Re­trac­ing war past, N. Korean ex-POWs re­turn to South


Back in the coun­try where they were de­tained as pris­on­ers of war in the 1950s, two for­mer North Korean sol­diers now find lit­tle ap­par­ent ob­jec­tion or hos­til­ity, at least su­per­fi­cially — they were even wel­comed by vet­er­ans who had fought for the South. But it’s also a trip that brings back bit­ter mem­o­ries of war and puts them on the de­fen­sive again.

They are among the 76 North Korean P. O. W. s held in South Korea who opted to re­set­tle abroad at the end of the 1950- 53 Korean War. La­beled traitors, op­por­tunists or fence- sit­ters amid fierce Cold War ri­valry be­tween the Koreas, they’ve died abroad one by one and now less than a dozen are still be­lieved to be alive.

Kim Myeong Bok and Kang Hi­dong came back to South Korea on July 23 with a South Korean movie di­rec­tor who’s mak­ing a doc­u­men­tary on ex- P. O. W. s.

The f i l m, t i t l ed “Re­turn Home,” is in­tended to trace back their tur­bu­lent lives, but the men may not be able to make one im­por­tant stop. Py­ongyang has not given them per­mis­sion to en­ter North Korea.

Kim, who is 79 and lives in Brazil, is des­per­ate to re­turn be­cause he thinks this is his last chance.

“I left my home when I was young and I don’t know whether my fam­ily is still alive or not. What I’ve been wish­ing is vis­it­ing my home­town be­fore I die,” Kim told re­porters in a tear­ful news con­fer­ence in Seoul late last month. “My fa­ther and mother must have passed away ... I still want to see even their ashes.”

Kang, 86 and liv­ing in San Fran­cisco, doesn’t want to go back to the North for a rea­son that he re­fused to spec­ify.

A frag­ile ar­mistice that ended the Korean War has yet to be re­placed with a peace treaty, thus leav­ing the penin­sula at a tech­ni­cal state of war and split along the world’s most heav­ily for­ti­fied bor­der.

For Kim, the main char­ac­ter in the doc­u­men­tary, it’s his first visit to South Korea since he left here in 1954, be­fore re­set­tling as a farmer in the re­mote Brazil­ian city of Cuiaba in the western state of Mato Grosso. Kang, a re­tired pas­tor, has pre­vi­ously vis­ited South Korea a few times.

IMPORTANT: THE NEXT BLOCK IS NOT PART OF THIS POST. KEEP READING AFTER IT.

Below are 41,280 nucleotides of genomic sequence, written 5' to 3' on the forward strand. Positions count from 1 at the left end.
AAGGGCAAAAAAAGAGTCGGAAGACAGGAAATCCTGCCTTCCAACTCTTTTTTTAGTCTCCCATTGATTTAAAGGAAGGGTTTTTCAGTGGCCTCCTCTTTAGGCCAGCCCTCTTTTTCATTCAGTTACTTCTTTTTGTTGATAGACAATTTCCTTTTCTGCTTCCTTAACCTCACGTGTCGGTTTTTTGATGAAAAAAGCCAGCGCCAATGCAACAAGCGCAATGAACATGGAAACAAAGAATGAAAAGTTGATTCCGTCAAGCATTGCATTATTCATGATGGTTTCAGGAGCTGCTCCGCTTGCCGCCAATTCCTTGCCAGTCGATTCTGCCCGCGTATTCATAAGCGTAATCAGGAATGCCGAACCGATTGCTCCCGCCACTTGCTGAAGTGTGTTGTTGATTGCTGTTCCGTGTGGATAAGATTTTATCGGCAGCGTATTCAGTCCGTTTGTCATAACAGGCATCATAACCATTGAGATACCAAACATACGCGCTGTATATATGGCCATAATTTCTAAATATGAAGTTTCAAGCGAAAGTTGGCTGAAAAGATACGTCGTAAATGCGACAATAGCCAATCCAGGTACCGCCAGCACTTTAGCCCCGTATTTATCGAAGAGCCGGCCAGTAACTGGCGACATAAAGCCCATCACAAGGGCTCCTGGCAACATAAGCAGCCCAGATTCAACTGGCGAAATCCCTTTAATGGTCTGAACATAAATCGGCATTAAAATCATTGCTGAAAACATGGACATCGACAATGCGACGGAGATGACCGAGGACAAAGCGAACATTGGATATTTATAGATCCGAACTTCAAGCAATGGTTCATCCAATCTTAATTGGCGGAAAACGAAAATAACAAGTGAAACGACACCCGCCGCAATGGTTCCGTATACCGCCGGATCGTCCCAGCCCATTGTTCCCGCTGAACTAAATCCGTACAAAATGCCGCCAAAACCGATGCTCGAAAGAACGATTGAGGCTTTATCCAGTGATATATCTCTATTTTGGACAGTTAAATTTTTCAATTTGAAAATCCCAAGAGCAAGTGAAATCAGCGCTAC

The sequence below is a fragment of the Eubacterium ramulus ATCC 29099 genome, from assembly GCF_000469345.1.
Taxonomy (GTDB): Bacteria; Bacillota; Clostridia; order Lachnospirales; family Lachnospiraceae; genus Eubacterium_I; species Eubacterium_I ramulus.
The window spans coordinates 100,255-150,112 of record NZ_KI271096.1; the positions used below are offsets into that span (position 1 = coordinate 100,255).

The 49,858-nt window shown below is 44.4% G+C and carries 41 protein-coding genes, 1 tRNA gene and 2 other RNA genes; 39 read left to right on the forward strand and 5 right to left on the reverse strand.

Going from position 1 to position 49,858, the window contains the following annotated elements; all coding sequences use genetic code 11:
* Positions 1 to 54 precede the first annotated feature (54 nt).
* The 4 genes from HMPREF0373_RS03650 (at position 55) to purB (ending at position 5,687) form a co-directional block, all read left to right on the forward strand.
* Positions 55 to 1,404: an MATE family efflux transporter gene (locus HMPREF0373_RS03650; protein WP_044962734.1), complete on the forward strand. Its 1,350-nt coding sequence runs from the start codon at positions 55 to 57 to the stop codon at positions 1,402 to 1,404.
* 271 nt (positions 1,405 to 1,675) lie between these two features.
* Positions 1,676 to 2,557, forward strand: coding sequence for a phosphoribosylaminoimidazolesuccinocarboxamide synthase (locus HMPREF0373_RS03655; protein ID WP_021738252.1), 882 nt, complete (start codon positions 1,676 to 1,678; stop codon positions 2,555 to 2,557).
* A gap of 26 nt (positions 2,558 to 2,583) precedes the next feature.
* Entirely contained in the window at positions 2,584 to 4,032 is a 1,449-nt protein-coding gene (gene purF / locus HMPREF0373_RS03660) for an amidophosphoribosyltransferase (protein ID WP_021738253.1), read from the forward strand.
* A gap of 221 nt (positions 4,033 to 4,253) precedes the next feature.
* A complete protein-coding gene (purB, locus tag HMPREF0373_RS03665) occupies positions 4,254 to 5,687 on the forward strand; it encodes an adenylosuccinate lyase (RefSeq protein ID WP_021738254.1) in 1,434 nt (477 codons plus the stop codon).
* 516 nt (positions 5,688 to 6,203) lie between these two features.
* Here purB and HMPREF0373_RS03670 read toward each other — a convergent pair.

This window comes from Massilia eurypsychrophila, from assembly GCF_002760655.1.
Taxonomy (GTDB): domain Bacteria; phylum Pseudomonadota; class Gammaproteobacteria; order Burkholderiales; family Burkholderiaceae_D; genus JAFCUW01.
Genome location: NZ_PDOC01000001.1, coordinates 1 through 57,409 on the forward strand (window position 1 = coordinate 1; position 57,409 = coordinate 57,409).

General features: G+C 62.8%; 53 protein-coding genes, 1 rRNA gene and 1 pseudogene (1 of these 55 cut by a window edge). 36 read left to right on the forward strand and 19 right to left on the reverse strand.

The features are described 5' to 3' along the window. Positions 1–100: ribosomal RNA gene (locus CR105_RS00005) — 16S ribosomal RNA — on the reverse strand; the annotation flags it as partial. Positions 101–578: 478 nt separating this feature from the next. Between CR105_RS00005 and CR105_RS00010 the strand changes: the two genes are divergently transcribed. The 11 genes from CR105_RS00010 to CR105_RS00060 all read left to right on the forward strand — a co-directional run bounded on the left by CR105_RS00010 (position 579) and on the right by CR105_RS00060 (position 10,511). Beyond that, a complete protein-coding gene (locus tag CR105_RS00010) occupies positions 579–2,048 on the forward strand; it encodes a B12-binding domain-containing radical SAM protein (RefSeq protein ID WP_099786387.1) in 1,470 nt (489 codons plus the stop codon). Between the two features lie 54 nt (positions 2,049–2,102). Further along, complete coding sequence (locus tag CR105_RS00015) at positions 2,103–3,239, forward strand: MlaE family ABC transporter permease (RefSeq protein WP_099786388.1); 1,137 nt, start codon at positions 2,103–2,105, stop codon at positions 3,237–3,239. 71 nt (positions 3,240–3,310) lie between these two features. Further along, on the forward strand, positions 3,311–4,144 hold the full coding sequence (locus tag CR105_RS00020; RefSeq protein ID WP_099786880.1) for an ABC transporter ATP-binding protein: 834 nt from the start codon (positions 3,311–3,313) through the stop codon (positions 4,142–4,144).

In South Korea, they are try­ing to re­con­struct their fad­ing mem­o­ries about the war. They’ve vis­ited the sites of their P.O.W. camps, which have changed to busy down­town streets or va­cant lots; war mu­se­ums; a char­nel house where the ashes of a fel­low ex-P.O.W. are stored; and a town where Kim be­came a pris­oner of war. They’ve also met peo­ple who share their pain, in­clud­ing the widow of another pris­oner and a P. O. W.- turned- Bud­dhist monk who had cho­sen to stay on in the South af­ter the war.

At a Seoul war mu­seum, Kim watched vividly re-en­acted Korean War scenes in an au­dio­vi­sual room, and walked out of the place in tears. He took tra­di­tional anx­i­olytic pills when he vis­ited a south­ern is­land where he was im­pris­oned and said his “heart was aching” dur­ing a visit to a P.O.W. mu­seum there, ac­cord­ing to Cho Kyeong-duk, the movie di­rec­tor trav­el­ing with Kim and Kang.

They also vis­ited Yang­pyeong, a small farm­ing town near Seoul, where Kim sur­ren­dered to South Korea’s army only weeks af­ter he was con­scripted into the North’s Korean Peo­ple’s Army in 1950. There, Kim found ev­ery­thing has to­tally changed.

“I can­not find a place where I be­came a P. O. W. I only re­mem­ber it was a moun­tain val­ley,” he said.

In Yang­pyeong, he and Kang met sev­eral oc­to­ge­nar­ian South Korean vet­er­ans, in­clud­ing one who was still limp­ing slightly due to gun­shot wounds from the war. The vet­er­ans ini­tially re­fused to meet with their for­mer en­e­mies, but changed their minds fol­low­ing Cho’s re­peated re­quests.